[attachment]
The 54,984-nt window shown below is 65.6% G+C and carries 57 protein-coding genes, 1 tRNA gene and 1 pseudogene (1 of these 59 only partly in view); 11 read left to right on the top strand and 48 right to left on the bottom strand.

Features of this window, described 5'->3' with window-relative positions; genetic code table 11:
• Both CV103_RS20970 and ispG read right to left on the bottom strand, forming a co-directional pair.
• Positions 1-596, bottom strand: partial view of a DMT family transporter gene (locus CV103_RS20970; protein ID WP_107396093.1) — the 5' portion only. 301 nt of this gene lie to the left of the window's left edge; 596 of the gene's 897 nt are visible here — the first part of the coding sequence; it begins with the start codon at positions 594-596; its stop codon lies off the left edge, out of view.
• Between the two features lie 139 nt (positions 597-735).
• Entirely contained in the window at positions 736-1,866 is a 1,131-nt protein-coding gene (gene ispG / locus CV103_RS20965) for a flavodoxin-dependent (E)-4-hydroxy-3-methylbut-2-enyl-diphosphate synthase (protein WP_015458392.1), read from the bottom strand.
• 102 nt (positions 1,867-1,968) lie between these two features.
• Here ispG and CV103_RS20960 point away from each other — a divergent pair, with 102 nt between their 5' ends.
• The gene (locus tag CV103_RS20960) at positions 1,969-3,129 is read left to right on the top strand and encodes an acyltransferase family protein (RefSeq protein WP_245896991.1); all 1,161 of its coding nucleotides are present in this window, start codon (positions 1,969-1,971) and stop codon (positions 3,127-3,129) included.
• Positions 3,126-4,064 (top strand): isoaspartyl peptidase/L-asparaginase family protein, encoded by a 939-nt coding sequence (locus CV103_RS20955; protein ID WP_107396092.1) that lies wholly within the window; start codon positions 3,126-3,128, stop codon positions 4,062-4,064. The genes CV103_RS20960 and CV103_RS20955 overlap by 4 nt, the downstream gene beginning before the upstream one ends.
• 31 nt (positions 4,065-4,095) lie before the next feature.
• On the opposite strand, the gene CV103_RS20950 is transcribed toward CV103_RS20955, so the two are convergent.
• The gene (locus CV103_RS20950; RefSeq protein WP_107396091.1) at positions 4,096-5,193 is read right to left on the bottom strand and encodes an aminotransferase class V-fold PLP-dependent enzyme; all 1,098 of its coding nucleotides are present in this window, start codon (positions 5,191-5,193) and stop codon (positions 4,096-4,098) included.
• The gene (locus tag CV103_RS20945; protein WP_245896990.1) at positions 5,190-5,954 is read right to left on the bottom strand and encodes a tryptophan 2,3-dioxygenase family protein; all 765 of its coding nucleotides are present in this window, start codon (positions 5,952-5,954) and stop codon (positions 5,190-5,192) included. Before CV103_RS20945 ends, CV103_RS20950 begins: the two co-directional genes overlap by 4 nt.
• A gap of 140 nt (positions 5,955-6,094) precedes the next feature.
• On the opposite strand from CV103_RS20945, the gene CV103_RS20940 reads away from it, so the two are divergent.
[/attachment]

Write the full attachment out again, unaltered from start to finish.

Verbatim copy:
The 54,984-nt window shown below is 65.6% G+C and carries 57 protein-coding genes, 1 tRNA gene and 1 pseudogene (1 of these 59 only partly in view); 11 read left to right on the top strand and 48 right to left on the bottom strand.

Features of this window, described 5'->3' with window-relative positions; genetic code table 11:
• Both CV103_RS20970 and ispG read right to left on the bottom strand, forming a co-directional pair.
• Positions 1-596, bottom strand: partial view of a DMT family transporter gene (locus CV103_RS20970; protein ID WP_107396093.1) — the 5' portion only. 301 nt of this gene lie to the left of the window's left edge; 596 of the gene's 897 nt are visible here — the first part of the coding sequence; it begins with the start codon at positions 594-596; its stop codon lies off the left edge, out of view.
• Between the two features lie 139 nt (positions 597-735).
• Entirely contained in the window at positions 736-1,866 is a 1,131-nt protein-coding gene (gene ispG / locus CV103_RS20965) for a flavodoxin-dependent (E)-4-hydroxy-3-methylbut-2-enyl-diphosphate synthase (protein WP_015458392.1), read from the bottom strand.
• 102 nt (positions 1,867-1,968) lie between these two features.
• Here ispG and CV103_RS20960 point away from each other — a divergent pair, with 102 nt between their 5' ends.
• The gene (locus tag CV103_RS20960) at positions 1,969-3,129 is read left to right on the top strand and encodes an acyltransferase family protein (RefSeq protein WP_245896991.1); all 1,161 of its coding nucleotides are present in this window, start codon (positions 1,969-1,971) and stop codon (positions 3,127-3,129) included.
• Positions 3,126-4,064 (top strand): isoaspartyl peptidase/L-asparaginase family protein, encoded by a 939-nt coding sequence (locus CV103_RS20955; protein ID WP_107396092.1) that lies wholly within the window; start codon positions 3,126-3,128, stop codon positions 4,062-4,064. The genes CV103_RS20960 and CV103_RS20955 overlap by 4 nt, the downstream gene beginning before the upstream one ends.
• 31 nt (positions 4,065-4,095) lie before the next feature.
• On the opposite strand, the gene CV103_RS20950 is transcribed toward CV103_RS20955, so the two are convergent.
• The gene (locus CV103_RS20950; RefSeq protein WP_107396091.1) at positions 4,096-5,193 is read right to left on the bottom strand and encodes an aminotransferase class V-fold PLP-dependent enzyme; all 1,098 of its coding nucleotides are present in this window, start codon (positions 5,191-5,193) and stop codon (positions 4,096-4,098) included.
• The gene (locus tag CV103_RS20945; protein WP_245896990.1) at positions 5,190-5,954 is read right to left on the bottom strand and encodes a tryptophan 2,3-dioxygenase family protein; all 765 of its coding nucleotides are present in this window, start codon (positions 5,952-5,954) and stop codon (positions 5,190-5,192) included. Before CV103_RS20945 ends, CV103_RS20950 begins: the two co-directional genes overlap by 4 nt.
• A gap of 140 nt (positions 5,955-6,094) precedes the next feature.
• On the opposite strand from CV103_RS20945, the gene CV103_RS20940 reads away from it, so the two are divergent.